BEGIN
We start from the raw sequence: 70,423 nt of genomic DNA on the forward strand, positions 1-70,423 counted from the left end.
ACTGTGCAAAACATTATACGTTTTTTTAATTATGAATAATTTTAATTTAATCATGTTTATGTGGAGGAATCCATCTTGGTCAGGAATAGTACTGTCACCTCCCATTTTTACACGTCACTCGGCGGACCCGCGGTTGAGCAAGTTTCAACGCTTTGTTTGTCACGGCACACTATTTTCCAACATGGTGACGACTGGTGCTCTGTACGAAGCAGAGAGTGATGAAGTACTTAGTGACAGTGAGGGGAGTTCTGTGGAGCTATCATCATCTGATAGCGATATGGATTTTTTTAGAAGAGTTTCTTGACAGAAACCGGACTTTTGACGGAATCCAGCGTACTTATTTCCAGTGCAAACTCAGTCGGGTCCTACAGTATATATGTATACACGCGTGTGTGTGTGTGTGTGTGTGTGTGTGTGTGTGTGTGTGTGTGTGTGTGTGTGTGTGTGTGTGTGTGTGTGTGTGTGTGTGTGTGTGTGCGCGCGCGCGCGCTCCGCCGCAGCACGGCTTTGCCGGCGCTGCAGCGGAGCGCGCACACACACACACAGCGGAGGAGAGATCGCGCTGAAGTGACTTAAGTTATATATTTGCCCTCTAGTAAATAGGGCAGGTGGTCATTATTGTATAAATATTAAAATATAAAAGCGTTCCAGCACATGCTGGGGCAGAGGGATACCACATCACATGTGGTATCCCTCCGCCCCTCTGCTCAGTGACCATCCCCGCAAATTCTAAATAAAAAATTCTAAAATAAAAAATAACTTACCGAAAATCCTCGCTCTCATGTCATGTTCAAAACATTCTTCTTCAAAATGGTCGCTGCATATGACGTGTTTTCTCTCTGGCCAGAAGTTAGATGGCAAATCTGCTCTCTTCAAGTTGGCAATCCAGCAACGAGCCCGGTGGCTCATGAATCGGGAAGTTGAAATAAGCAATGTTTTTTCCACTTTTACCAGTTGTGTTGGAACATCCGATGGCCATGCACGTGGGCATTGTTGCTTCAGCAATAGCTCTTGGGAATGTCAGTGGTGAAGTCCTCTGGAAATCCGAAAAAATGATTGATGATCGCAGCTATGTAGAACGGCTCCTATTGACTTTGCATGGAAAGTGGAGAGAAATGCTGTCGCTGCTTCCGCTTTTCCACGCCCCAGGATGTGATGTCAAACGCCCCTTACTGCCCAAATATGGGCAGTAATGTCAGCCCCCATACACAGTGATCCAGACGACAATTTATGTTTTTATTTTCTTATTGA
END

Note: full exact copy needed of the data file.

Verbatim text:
We start from the raw sequence: 70,423 nt of genomic DNA on the forward strand, positions 1-70,423 counted from the left end.
ACTGTGCAAAACATTATACGTTTTTTTAATTATGAATAATTTTAATTTAATCATGTTTATGTGGAGGAATCCATCTTGGTCAGGAATAGTACTGTCACCTCCCATTTTTACACGTCACTCGGCGGACCCGCGGTTGAGCAAGTTTCAACGCTTTGTTTGTCACGGCACACTATTTTCCAACATGGTGACGACTGGTGCTCTGTACGAAGCAGAGAGTGATGAAGTACTTAGTGACAGTGAGGGGAGTTCTGTGGAGCTATCATCATCTGATAGCGATATGGATTTTTTTAGAAGAGTTTCTTGACAGAAACCGGACTTTTGACGGAATCCAGCGTACTTATTTCCAGTGCAAACTCAGTCGGGTCCTACAGTATATATGTATACACGCGTGTGTGTGTGTGTGTGTGTGTGTGTGTGTGTGTGTGTGTGTGTGTGTGTGTGTGTGTGTGTGTGTGTGTGTGTGTGTGTGTGTGTGTGCGCGCGCGCGCGCTCCGCCGCAGCACGGCTTTGCCGGCGCTGCAGCGGAGCGCGCACACACACACACAGCGGAGGAGAGATCGCGCTGAAGTGACTTAAGTTATATATTTGCCCTCTAGTAAATAGGGCAGGTGGTCATTATTGTATAAATATTAAAATATAAAAGCGTTCCAGCACATGCTGGGGCAGAGGGATACCACATCACATGTGGTATCCCTCCGCCCCTCTGCTCAGTGACCATCCCCGCAAATTCTAAATAAAAAATTCTAAAATAAAAAATAACTTACCGAAAATCCTCGCTCTCATGTCATGTTCAAAACATTCTTCTTCAAAATGGTCGCTGCATATGACGTGTTTTCTCTCTGGCCAGAAGTTAGATGGCAAATCTGCTCTCTTCAAGTTGGCAATCCAGCAACGAGCCCGGTGGCTCATGAATCGGGAAGTTGAAATAAGCAATGTTTTTTCCACTTTTACCAGTTGTGTTGGAACATCCGATGGCCATGCACGTGGGCATTGTTGCTTCAGCAATAGCTCTTGGGAATGTCAGTGGTGAAGTCCTCTGGAAATCCGAAAAAATGATTGATGATCGCAGCTATGTAGAACGGCTCCTATTGACTTTGCATGGAAAGTGGAGAGAAATGCTGTCGCTGCTTCCGCTTTTCCACGCCCCAGGATGTGATGTCAAACGCCCCTTACTGCCCAAATATGGGCAGTAATGTCAGCCCCCATACACAGTGATCCAGACGACAATTTATGTTTTTATTTTCTTATTGA